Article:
Not only does the coaching staff feel the merger has been a positive experience, but also the players have noticed all of the great things this merger has done for them. The Roadrunners players were quick to thank their new Team Elite coaches for putting them in situations to be seen by college scouts.
Center fielder and leadoff hitter Jahmai Jones, a UNC commit and one of the top five overall high school players for the 2015 class, was extremely straightforward when asked about his coaches.
“Their first thing is getting you noticed. I mean rather that be D-1, D-3, NAIA, anything. They’re going to get you noticed.”
Shepherd also stressed the thankfulness he felt in the support the coaches give and also the level of exposure each player in the program receives.
“We play in all of the right tournaments to get seen. The coaches are always very supportive of you no matter if you go 0-5 or 5-5. It doesn’t really matter. They are always there to help you out.”
Having a coaching staff that is as supportive and knows the game of baseball as well as the Team Elite coaches do is something that, for the last nine years, has made Team Elite one of the premiere programs in the state, if not the country. But, with an influx of players who came from the same Georgia Roadrunners program, this team is about more than just good coaching and great players. Like every great team, they possess a certain chemistry that cannot be taught. It comes natural.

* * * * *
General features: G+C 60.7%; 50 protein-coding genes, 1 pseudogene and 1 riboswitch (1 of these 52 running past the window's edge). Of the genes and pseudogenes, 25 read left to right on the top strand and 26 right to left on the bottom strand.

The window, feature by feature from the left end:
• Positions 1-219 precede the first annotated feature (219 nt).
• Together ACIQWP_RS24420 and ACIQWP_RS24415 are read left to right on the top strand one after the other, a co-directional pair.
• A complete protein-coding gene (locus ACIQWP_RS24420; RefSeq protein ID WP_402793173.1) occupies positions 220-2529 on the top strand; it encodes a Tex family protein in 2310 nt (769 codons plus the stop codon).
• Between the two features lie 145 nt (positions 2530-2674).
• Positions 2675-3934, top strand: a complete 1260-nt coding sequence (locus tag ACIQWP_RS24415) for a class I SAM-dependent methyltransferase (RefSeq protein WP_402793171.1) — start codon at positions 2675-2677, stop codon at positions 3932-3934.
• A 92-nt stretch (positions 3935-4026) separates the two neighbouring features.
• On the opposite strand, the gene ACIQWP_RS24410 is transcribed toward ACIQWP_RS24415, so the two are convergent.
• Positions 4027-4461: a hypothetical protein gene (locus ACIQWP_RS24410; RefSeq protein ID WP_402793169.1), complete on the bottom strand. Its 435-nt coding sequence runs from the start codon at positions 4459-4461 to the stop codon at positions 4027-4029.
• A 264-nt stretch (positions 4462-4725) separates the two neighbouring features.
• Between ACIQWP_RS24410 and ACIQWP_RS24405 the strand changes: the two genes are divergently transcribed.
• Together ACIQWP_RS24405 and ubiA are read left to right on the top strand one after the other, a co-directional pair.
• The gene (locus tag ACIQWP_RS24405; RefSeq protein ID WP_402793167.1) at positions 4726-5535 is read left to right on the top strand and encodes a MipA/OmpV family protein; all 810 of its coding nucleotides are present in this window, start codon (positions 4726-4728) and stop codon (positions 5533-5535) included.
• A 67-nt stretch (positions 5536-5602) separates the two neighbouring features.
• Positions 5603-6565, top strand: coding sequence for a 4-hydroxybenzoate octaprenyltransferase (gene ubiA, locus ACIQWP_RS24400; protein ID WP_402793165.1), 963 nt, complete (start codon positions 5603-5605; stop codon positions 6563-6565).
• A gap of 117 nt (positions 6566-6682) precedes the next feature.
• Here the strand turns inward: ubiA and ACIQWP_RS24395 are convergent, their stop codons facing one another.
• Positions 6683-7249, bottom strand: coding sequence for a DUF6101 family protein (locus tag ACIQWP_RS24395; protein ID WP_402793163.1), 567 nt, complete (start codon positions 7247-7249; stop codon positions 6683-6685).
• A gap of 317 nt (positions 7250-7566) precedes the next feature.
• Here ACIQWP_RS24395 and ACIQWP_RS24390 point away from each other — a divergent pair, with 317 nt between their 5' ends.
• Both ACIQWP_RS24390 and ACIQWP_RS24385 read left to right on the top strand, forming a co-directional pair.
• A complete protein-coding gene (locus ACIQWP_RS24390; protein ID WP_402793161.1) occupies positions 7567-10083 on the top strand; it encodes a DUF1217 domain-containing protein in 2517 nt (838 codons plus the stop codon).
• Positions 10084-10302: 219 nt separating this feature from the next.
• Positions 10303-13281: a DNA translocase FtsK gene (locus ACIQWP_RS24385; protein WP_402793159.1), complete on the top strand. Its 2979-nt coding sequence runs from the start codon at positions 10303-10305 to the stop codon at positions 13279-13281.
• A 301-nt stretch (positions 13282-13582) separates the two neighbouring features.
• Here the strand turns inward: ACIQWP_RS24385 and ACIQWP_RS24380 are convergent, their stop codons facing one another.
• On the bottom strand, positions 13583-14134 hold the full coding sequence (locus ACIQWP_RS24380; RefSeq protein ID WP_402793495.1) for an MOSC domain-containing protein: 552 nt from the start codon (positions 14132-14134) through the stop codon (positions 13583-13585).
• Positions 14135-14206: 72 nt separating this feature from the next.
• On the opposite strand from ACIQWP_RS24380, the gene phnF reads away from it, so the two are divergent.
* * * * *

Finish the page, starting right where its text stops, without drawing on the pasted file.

Georgia Tech commit and pitcher Jake Lee feels that him and his fellow pitcher only’s (POs) are the ones who should be credited with the team’s great team chemistry.
“The PO’s really hold everybody together. The PO’s are really the personalities because when everybody is serious about hitting and everything, if they come out and have a bad day, the PO’s are the first one’s to make them laugh. So, I think the pitcher only’s, when they are not pitching and they are not in the mindset of pitching; when they are not so serious, really keep everybody light and not so uptight about the game.”
Jones, one of the vocal leaders of the team, was more poetic in his attitude towards his teammates saying, “these guys out here are family to me; every one of these guys. Whoever puts a jersey on that has Roadrunners is family to me. I mean I love these guys. It’s a blessing to come out here everyday and play with them.”
That family atmosphere is the reason the Team Elite Roadrunners 16u play so well together. Most people may think with a team with as much talent as this one, that some of the players may be all about themselves. That simply is not the case, and that is seen in how these players help each other even in recruiting.
“Everybody helps everybody because everyone is good. If Georgia is here to watch Michael [Curry] play because he is committed, they see people like Trey Cabbage whose uncommitted. And if Georgia Tech is here to watch Christian [Ryder] because they are interested in Christian pitching, they see Cobie Vance going 3-4 with a bomb.”
Having 16-year-olds talk about their teammates in this way provides a great indication that this team will be heard from continuously throughout the summer because of the nature in which they have come together as a unit. Do not be surprised come Monday if the Team Elite Roadrunners 16u are playing for a championship.